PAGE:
“Yes, very funny,” she said with a surprising amount of venom for a unique, mystical being. “Now if you can act your age for a moment, perhaps you can tell me which countries Egypt shares a border with?”

No one said anything. Passive aggression was the only weapon we held, and we weren’t afraid to use it.

“No one? The so-called best of the best of your generation and you’ve managed to remain oblivious to one of the world’s greatest civilizations?”

Sarcasm is such a lame weapon for a teacher.

I went back to my camera until I was interrupted by the shrill cries of Carol calling my name.


I looked up from the new lens. “Yes, Carol?”

“What do you know about Egypt, Sam?”

“Egypt?” I repeated, stalling for time.

“Yes, Egypt!”

“‘Well, it’s a country. More or less triangular in shape”- I pointed to the map she’d drawn – “and there’s a sort of line that runs down the middle.”

“ A river, Sam. It’s called a river,” she snapped.

“Yeah, that’s what I said, a river running down the middle.”

Carol’s lips formed a tight little angry line. “Very clever. What else? What is Egypt famous for? Anyone?”

Great – I was off the hook. I made a few adjustments to the lens. The only thing I feel more passionately about than girls is photography, and getting a new lens is like hooking up with a new girl. Sometimes the lens stayed in my life longer than a girl, but more often than nota new lens turned into just another gadget I’d tire of in awake. But I will never fall out of love with my 1954 Leica M series. It was the first bayonet-style inter-changeable lens camera advertised as “a lifetime investment in perfect Photography.”

My dad bought me one of the original Leica posters at an auction. And the camera used to be his when he was a photographer. That was before he ran off with some French model to live in San Tropez. For the last three years my dad and I have only spoken on the phone. It’s kind of weird because I can tell when we talk that he thinks we still have the same really close bond we had when he was at home. He doesn’t seem aware that all we ever talk about is photography. For instance, he doesn’t even know I broke my arm – in an embarrassing fall from a curb on the way home from school. He also doesn’t know that my mom depends on me for emotional support she should have been getting from him. Like there was this time she broke up with some loser and I had to stay home and watch sad movies with her for three weeks. My girlfriend ended up dumping me over it. During that period I couldn’t hang out, Salah came over a lot. We ate popcorn and he dissed all the guys in the sad movies, which made my mom laugh. She’s got some pretty cool guy at the moment. I hope it lasts because when she’s in love, she never asks where I’m going or what I’m doing.

My love for my cameras is unnatural according to Salah. He might be right. I suspect my passion for my Hasselblad H2 might be verging on a mania. I couldn’t live without my Hass. It does about everything a guy could wish for in a camera – if only it could manage my relationships with girls.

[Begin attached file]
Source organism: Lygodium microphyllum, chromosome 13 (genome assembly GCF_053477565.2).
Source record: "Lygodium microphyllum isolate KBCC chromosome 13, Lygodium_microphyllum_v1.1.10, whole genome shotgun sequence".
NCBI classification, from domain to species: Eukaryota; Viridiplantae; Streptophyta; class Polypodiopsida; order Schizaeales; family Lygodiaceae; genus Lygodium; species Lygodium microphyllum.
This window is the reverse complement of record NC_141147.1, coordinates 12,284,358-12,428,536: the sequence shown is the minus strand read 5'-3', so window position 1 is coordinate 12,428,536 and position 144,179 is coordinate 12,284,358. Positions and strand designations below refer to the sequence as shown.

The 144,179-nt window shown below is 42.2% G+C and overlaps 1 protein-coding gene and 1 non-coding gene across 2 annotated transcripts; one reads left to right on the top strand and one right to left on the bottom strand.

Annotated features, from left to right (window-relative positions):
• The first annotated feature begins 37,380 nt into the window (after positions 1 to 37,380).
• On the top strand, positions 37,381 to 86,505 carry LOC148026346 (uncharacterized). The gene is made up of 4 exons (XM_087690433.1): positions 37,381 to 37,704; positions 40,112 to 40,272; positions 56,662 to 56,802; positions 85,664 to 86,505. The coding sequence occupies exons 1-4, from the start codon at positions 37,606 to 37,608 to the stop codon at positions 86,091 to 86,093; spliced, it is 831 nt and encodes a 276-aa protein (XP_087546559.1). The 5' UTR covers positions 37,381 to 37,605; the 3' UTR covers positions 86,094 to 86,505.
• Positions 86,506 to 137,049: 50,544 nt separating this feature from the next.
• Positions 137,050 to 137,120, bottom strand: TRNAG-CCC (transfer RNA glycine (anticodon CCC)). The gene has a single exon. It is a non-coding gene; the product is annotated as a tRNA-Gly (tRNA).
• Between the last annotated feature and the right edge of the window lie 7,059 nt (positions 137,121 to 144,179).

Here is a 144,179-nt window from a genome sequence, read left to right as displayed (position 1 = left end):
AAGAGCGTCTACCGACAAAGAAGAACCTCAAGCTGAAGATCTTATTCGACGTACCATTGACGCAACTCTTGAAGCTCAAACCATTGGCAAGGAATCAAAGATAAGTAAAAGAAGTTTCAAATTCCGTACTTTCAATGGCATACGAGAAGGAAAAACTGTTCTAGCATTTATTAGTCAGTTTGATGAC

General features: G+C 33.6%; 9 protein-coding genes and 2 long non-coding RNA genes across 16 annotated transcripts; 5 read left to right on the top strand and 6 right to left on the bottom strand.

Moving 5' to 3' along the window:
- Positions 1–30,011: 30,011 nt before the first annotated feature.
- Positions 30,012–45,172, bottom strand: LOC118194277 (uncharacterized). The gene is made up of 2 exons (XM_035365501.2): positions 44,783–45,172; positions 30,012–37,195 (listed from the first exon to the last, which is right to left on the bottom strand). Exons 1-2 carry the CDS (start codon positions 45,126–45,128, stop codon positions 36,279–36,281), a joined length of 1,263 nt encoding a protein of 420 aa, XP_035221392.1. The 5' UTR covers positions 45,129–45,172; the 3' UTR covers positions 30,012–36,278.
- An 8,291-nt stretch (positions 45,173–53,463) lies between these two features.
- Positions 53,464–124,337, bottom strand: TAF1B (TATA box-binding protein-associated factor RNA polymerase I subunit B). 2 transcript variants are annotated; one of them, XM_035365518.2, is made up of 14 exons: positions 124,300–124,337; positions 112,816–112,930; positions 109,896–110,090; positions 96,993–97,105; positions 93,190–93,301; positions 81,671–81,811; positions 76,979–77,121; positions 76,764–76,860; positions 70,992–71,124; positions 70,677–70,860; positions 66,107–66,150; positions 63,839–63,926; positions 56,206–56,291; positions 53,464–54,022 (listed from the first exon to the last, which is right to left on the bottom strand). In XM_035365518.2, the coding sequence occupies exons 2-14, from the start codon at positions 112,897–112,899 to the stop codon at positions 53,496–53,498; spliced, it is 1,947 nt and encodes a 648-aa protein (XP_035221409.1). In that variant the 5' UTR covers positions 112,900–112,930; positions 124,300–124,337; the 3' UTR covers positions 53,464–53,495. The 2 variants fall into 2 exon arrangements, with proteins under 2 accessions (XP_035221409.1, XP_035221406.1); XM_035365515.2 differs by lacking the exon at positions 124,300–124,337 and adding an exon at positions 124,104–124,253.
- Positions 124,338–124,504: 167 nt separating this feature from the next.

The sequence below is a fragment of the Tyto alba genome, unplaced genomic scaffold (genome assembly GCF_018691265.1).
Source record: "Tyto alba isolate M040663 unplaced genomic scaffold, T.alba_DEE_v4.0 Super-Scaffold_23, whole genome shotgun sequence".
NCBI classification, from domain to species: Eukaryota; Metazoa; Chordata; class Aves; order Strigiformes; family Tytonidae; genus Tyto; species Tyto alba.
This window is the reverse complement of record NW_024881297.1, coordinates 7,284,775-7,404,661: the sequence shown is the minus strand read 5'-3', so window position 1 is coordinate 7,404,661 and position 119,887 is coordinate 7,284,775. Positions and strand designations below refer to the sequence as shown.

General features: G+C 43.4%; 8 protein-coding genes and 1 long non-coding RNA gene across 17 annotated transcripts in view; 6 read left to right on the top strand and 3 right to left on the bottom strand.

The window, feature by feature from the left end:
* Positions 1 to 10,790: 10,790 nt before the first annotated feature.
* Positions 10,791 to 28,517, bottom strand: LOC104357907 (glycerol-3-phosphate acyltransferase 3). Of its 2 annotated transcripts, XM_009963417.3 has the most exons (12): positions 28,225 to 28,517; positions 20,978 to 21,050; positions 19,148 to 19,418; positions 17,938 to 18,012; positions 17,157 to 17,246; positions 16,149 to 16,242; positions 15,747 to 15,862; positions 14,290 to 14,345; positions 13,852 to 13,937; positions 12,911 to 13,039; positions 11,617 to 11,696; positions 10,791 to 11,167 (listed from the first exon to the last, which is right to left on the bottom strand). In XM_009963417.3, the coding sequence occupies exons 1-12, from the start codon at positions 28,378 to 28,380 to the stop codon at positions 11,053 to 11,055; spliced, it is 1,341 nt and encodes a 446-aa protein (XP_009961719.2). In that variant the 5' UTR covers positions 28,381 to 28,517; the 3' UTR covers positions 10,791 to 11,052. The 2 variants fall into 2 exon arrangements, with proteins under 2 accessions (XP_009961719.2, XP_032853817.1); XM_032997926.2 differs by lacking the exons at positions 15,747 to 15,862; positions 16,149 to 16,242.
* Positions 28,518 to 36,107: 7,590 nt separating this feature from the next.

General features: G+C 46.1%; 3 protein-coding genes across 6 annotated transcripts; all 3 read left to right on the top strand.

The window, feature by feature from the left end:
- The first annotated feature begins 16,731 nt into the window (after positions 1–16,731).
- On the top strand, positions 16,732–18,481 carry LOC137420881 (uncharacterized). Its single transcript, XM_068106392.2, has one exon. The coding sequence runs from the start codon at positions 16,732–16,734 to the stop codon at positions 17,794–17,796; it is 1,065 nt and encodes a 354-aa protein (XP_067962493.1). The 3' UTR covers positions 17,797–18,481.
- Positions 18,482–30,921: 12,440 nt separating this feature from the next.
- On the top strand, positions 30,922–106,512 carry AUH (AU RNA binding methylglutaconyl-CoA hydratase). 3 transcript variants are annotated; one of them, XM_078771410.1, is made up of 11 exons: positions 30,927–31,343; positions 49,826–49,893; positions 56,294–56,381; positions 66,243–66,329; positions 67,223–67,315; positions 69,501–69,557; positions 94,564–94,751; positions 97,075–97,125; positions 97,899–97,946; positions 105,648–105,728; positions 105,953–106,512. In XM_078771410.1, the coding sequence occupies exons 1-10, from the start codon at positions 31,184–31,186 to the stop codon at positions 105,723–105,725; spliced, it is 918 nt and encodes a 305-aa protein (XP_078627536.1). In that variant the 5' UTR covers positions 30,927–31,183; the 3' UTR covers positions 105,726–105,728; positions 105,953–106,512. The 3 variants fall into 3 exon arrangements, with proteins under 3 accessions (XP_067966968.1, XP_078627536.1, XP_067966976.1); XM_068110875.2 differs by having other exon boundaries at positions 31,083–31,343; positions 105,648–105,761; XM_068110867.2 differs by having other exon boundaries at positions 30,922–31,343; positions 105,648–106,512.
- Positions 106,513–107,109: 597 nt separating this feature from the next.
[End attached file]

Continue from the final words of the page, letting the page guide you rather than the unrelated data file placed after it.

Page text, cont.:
I was startled out of camera heaven by Carol. “What is Egypt most famous for?” she was yelling again.

I looked around but everyone was just doing his own thing, completely not interested in her or me or what Egypt was famous for. While I adjusted my camera, I worked out that Carol probably wanted me to give her an answer like “the pyramids” or “the sphinx.” But I wasn’t going to give her the satisfaction. Finally, I looked up and said, “Salah?” My face was totally deadpan – he is Egyptian after all.

The face that had disappointed half of the female population of the Upper East Side and was this month gracing the cover of some socialite magazine, turned around. “What was that, Sam?”

Carol was thrilled. “Of course, Salah. What can you tell us about your people?”

Salah didn’t bother to turn back to Carol. He just kept right on looking at me, a grin plastered across his handsome features.

I used my chin to direct Salah’s attention back to Carol. “Carol wants to know about your people, man.”

He spun around to face Carol. “My bros, you mean, Carol? My bloods?” He was good. He didn’t even sound sarcastic.

“Yes, what can you tell us about them?”

We’re a good-looking, intelligent people, Carol. Great heads for business and bodies for…”

“Oh, Salah! I would have thought that you of all people would take Egypt seriously!” Salah turned back to me, clearly baffled. “What is she talking about?”

“Egypt!” Carol snapped, stomping a Birkenstock in fury. “I’m talking about Egypt!”

Salah gestured for her to calm down. “Okay, Carol, chill. Don’t forget, you are a mystical and unique being.”

This seemed to mollify her. “Thank you, Salah”

“Kind of like us Egyptians”‘ he added.

I truly believe that Salah is one of those rare people who are entirely oblivious to the power of their quiet charm. But his oblivion didn’t change the fact that he had the world at his feet. He had no guile, no agenda. When someone wants nothing from you, it makes them very relaxing to be around. Everyone felt easy with Salah because all he ever wanted was a good time. His family was insanely wealthy even by Bowers standards, yet he’s got this whole anti-materialism thing going on, which on anyone else wouldn’t sit comfortably with such insane wealth. Like, even though his house is opulently decorated, his own room is totally simple. A desk, a Mac, and a Futon covered in pillows. His one nod to wealth was his love of the suits he has tailor-made in London every year – only he said they were better than tailor-made. They were “bespoke” – whatever that is. He teams them with no-name accessories – the cheapest sneakers, Wal-Mart shirts or tees. And yet every year, he is declared the best-dressed teenager in our school. He could easily be the sort of guy I hated if it weren’t for the fact that he’s also easier to talk to than anyone I know. Also he’s got too much on me now for us not to be friends.